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  1. DOJ Settles Immigration-Related Discrimination Claim Against Themesoft Inc.

    By: Bruce Buchanan, Sebelist Buchanan Law

    The Department of Justice, through the Immigrant and Employee Rights Section (IER), has reached a settlement with Themesoft Inc., a Texas-based company that provides consulting and staffing services to technology clients. The settlement resolves the IER’s investigation into whether the company discriminated against a work-authorized immigrant by refusing to allow him to continue in the hiring process, in violation of the Immigration and Nationality Act (INA).

    The investigation, initiated based on a worker’s complaint, revealed Themesoft engaged in citizenship status discrimination against an asylee by refusing to process his application because he was not a lawful permanent resident, U.S. citizen, or H-1B visa holder. Asylees have permanent work authorization, like U.S. citizens, refugees, and lawful permanent residents, so employers are generally prohibited from discriminating against them based on their citizenship status. The investigation also revealed Themesoft requested specific immigration documentation from the worker because of his citizenship or immigration status even though the INA’s anti-discrimination provision prohibits such conduct.

    Under the settlement agreement, Themesoft will pay $12,000 in back pay to the Charging Party and offer him employment; $4,543.25 in civil penalties for the alleged citizenship status discrimination and the unfair documentary practices; post notices informing workers about their rights under the INA’s anti-discrimination provision; train its Human Resources personnel on their legal obligations to not discriminate by viewing a free online IER Employer/HR Representative webinar presentation and reviewing the M-274 Handbook for Employers; review and revise, as necessary, any existing employment policies that relate to nondiscrimination based on traits or characteristics protected by law; for the next three years, provide the most current version of the Form I-9 Lists of Acceptable Documents to individuals in the same manner as it provides them with the Form I-9 to complete; and be subject to departmental monitoring and reporting requirements for three years.
  2. Immigration Court Cases Currently Involve More Long-Time Residents

    by , 04-23-2018 at 09:12 AM (Matthew Kolken on Deportation And Removal)
    Via Syracuse University's TRAC:

    Over time, immigration enforcement priorities have varied, as have the ebb and flow of illegal entrants, visa over-stayers, and asylum seekers. Using the court's records on the date of entry of each individual, TRAC calculated the period of time between the entry date and the date of the notice to appear (NTA) that imitated the court case.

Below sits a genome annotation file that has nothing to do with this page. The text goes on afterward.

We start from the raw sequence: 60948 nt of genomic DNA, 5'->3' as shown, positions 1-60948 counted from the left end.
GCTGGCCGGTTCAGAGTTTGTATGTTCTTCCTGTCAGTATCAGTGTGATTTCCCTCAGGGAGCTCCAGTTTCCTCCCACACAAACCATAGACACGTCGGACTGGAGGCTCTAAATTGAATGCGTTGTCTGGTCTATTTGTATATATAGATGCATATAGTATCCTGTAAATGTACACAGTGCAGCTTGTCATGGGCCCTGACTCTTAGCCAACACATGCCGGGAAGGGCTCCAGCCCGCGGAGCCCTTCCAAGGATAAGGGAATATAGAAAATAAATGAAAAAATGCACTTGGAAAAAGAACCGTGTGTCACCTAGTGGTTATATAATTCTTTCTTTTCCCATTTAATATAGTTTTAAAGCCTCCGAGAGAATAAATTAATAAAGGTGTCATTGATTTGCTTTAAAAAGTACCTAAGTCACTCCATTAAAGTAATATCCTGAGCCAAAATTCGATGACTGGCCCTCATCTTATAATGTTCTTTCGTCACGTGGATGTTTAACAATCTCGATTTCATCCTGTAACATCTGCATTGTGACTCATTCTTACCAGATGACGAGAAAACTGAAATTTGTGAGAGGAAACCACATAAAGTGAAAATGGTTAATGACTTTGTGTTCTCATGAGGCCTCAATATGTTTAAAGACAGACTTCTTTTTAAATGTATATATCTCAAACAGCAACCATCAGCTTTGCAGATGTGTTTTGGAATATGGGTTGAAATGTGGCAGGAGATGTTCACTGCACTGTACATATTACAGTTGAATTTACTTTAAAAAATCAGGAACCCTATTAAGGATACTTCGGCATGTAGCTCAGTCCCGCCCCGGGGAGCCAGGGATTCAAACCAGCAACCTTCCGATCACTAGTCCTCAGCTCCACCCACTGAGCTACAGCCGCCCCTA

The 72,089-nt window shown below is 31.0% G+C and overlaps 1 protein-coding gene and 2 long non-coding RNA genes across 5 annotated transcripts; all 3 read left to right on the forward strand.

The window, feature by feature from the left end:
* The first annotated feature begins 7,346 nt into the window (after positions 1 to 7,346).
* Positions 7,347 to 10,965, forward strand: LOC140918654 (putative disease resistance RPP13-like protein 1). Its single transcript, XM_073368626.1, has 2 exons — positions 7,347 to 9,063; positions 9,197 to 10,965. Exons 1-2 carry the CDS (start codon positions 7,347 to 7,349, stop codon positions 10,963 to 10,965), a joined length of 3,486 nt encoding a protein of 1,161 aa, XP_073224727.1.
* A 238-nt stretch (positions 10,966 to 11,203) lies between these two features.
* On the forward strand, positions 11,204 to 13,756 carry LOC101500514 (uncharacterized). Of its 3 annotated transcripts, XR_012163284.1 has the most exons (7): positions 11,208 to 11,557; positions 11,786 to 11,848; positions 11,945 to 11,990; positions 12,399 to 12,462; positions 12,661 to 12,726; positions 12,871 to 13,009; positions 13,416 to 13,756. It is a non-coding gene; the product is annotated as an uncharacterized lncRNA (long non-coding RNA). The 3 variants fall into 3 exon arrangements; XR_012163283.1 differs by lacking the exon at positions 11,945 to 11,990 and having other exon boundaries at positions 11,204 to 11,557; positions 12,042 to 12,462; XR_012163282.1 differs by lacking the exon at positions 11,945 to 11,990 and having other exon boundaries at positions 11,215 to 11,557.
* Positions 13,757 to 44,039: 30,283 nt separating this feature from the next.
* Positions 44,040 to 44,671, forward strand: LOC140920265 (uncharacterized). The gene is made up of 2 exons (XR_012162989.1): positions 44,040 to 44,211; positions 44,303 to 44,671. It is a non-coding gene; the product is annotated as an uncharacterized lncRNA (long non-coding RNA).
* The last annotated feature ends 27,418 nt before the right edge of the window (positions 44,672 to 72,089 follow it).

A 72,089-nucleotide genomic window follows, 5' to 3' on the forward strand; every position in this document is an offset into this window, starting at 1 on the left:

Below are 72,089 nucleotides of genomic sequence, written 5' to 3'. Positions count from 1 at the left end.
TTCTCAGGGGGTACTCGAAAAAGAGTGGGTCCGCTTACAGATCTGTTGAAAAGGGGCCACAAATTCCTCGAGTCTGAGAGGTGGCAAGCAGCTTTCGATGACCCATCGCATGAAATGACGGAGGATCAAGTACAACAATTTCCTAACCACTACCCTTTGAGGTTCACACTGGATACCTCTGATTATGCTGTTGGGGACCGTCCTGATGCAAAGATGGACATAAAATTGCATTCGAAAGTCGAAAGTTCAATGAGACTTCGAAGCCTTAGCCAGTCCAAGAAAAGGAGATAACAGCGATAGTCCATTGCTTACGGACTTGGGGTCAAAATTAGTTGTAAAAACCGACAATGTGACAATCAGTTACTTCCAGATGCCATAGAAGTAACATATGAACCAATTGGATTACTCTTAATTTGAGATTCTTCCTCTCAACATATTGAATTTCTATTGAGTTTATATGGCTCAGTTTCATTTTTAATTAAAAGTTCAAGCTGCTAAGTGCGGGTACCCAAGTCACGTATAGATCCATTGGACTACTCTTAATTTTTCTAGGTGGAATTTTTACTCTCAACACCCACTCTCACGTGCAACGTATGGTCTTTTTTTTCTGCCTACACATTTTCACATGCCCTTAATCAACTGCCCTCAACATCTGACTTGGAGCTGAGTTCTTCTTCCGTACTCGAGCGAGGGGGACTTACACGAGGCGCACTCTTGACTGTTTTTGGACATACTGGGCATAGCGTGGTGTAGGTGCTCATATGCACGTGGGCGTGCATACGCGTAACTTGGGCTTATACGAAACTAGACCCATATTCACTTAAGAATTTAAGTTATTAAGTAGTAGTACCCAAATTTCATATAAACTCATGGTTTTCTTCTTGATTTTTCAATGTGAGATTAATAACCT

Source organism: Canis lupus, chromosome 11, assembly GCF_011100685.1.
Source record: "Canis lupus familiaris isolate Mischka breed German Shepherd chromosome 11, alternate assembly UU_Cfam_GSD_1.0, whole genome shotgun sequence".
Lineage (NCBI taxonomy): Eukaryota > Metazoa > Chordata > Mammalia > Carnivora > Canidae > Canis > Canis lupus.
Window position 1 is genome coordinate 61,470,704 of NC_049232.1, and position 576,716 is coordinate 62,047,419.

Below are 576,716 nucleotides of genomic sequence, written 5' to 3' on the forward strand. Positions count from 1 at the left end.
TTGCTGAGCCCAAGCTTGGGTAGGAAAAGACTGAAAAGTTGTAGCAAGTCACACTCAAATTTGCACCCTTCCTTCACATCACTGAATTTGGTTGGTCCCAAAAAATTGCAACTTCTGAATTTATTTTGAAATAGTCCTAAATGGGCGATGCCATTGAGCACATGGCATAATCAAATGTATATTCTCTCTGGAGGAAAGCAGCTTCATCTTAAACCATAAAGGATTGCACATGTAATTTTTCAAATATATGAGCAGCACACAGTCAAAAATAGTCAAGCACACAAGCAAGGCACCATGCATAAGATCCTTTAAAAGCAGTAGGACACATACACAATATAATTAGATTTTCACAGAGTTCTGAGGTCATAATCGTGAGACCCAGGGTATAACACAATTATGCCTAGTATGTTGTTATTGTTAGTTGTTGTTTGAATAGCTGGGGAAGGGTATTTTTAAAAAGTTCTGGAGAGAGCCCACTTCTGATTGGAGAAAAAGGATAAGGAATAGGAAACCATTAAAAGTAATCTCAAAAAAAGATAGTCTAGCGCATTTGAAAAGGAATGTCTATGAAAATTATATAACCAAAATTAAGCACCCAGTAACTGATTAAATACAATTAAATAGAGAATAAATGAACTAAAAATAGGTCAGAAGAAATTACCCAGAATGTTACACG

The typical or median length of stay has varied a lot during the period from October 2000 through March of 2018. This typical length of stay - half were less, half were more - varied between almost 5 years down to 0.0 - this is, most had just arrived. Average lengths of stay was somewhat longer than median stays. This is because the average can be skewed upward by a small proportion of individuals who had been in the country for long periods of time.

    These results are plotted in the time series graph at Figure 2. Here the average length of stay is depicted by the bars, while the lower orange line that is superimposed on the bars represents the median years of stay. The upper dark line that usually appears above the bars shows how long the minimum length of time was for the top quarter of all cases. That is, 25 percent of the cases had been in the country this long or longer at the time their cases began.

    Figure 2. Length of Stay in U.S. before Immigrant Court Cases Began, October 2000 - March 2018

    Click here for the full report.
  3. Letters of the Week: April 23 - April 27

  4. SCOTUS to Hear Arguments on When Time Stops Cutting off Cancellation of Removal Eligibility

    by , 04-23-2018 at 08:48 AM (Matthew Kolken on Deportation And Removal)
    Today the Supreme Court will hear arguments on the case of Pereira v. Sessions.

    The question presented is: "Whether, to trigger the stop-time rule by serving a“notice to appear under section 1229(a),” the government must “specify” the items listed in § 1229(a)’s definition of a “notice to appear,” including “[t]he time and place at which the proceedings will be held.”

    Click here for full SCOTUS Blog coverage.

    Updated 04-23-2018 at 08:52 AM by MKolken